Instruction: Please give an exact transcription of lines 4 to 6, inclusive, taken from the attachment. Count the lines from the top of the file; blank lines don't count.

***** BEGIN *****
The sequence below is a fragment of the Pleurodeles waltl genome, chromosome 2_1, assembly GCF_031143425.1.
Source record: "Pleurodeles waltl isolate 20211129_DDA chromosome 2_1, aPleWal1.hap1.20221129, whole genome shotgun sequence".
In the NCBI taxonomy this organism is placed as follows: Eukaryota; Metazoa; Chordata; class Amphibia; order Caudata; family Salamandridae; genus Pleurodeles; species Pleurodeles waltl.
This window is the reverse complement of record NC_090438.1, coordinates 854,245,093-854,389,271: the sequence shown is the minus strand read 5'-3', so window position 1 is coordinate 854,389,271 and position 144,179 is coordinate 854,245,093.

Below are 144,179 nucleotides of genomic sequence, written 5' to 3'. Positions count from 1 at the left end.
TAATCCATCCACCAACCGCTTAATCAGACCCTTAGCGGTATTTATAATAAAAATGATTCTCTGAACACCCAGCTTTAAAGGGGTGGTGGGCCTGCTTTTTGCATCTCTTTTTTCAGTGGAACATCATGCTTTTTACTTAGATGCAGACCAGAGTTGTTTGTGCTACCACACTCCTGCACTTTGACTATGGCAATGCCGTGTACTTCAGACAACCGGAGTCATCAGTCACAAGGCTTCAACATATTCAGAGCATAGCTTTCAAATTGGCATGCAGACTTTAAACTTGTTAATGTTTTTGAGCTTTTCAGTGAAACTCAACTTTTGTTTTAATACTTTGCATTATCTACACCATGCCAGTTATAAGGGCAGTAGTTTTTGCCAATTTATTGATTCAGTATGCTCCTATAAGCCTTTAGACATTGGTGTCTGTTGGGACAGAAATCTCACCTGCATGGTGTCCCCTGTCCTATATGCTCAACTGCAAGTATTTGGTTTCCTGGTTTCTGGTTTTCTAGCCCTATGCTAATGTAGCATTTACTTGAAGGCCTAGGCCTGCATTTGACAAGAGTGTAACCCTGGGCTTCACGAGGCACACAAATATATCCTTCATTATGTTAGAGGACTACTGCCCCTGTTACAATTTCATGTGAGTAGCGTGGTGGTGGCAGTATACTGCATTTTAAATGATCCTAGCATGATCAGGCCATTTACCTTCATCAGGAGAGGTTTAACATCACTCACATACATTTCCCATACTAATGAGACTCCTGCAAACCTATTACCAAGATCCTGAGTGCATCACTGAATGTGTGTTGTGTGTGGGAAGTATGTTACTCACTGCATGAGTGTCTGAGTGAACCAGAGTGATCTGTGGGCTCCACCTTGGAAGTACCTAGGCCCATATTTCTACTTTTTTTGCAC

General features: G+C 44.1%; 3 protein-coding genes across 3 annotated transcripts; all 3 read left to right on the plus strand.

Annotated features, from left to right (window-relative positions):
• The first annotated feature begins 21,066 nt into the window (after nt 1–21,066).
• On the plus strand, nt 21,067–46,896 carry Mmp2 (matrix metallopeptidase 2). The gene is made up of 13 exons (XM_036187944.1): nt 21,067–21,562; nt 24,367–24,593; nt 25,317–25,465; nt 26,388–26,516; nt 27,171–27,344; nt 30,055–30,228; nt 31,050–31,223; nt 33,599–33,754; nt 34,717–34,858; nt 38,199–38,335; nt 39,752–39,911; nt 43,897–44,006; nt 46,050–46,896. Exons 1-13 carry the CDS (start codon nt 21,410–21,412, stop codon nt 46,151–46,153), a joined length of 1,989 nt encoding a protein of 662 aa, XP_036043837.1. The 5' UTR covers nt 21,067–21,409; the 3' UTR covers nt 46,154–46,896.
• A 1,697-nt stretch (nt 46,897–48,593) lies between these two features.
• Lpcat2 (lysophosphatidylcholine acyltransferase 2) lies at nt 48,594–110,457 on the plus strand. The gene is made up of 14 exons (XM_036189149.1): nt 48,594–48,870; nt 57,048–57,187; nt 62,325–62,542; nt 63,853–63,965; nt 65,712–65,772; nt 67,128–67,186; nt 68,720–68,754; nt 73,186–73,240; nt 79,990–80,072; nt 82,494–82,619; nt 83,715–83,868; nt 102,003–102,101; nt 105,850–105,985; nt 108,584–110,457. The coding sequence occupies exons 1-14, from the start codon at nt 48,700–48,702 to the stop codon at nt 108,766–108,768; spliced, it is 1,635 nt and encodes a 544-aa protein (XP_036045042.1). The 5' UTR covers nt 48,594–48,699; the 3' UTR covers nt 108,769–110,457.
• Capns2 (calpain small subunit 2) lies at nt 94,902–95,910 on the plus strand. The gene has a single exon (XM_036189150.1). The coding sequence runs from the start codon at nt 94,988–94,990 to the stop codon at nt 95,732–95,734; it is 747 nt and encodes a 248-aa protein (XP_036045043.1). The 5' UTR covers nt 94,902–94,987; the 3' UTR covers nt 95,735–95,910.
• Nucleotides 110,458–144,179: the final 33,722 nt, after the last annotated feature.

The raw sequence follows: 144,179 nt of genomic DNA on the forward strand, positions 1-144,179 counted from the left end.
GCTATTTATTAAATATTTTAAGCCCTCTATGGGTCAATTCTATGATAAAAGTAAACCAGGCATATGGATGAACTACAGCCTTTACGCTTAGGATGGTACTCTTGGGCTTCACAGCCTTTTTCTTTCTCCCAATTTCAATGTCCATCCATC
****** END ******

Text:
This window is the reverse complement of record NC_090438.1, coordinates 854,245,093-854,389,271: the sequence shown is the minus strand read 5'-3', so window position 1 is coordinate 854,389,271 and position 144,179 is coordinate 854,245,093.

Below are 144,179 nucleotides of genomic sequence, written 5' to 3'. Positions count from 1 at the left end.
TAATCCATCCACCAACCGCTTAATCAGACCCTTAGCGGTATTTATAATAAAAATGATTCTCTGAACACCCAGCTTTAAAGGGGTGGTGGGCCTGCTTTTTGCATCTCTTTTTTCAGTGGAACATCATGCTTTTTACTTAGATGCAGACCAGAGTTGTTTGTGCTACCACACTCCTGCACTTTGACTATGGCAATGCCGTGTACTTCAGACAACCGGAGTCATCAGTCACAAGGCTTCAACATATTCAGAGCATAGCTTTCAAATTGGCATGCAGACTTTAAACTTGTTAATGTTTTTGAGCTTTTCAGTGAAACTCAACTTTTGTTTTAATACTTTGCATTATCTACACCATGCCAGTTATAAGGGCAGTAGTTTTTGCCAATTTATTGATTCAGTATGCTCCTATAAGCCTTTAGACATTGGTGTCTGTTGGGACAGAAATCTCACCTGCATGGTGTCCCCTGTCCTATATGCTCAACTGCAAGTATTTGGTTTCCTGGTTTCTGGTTTTCTAGCCCTATGCTAATGTAGCATTTACTTGAAGGCCTAGGCCTGCATTTGACAAGAGTGTAACCCTGGGCTTCACGAGGCACACAAATATATCCTTCATTATGTTAGAGGACTACTGCCCCTGTTACAATTTCATGTGAGTAGCGTGGTGGTGGCAGTATACTGCATTTTAAATGATCCTAGCATGATCAGGCCATTTACCTTCATCAGGAGAGGTTTAACATCACTCACATACATTTCCCATACTAATGAGACTCCTGCAAACCTATTACCAAGATCCTGAGTGCATCACTGAATGTGTGTTGTGTGTGGGAAGTATGTTACTCACTGCATGAGTGTCTGAGTGAACCAGAGTGATCTGTGGGCTCCACCTTGGAAGTACCTAGGCCCATATTTCTACTTTTTTTGCAC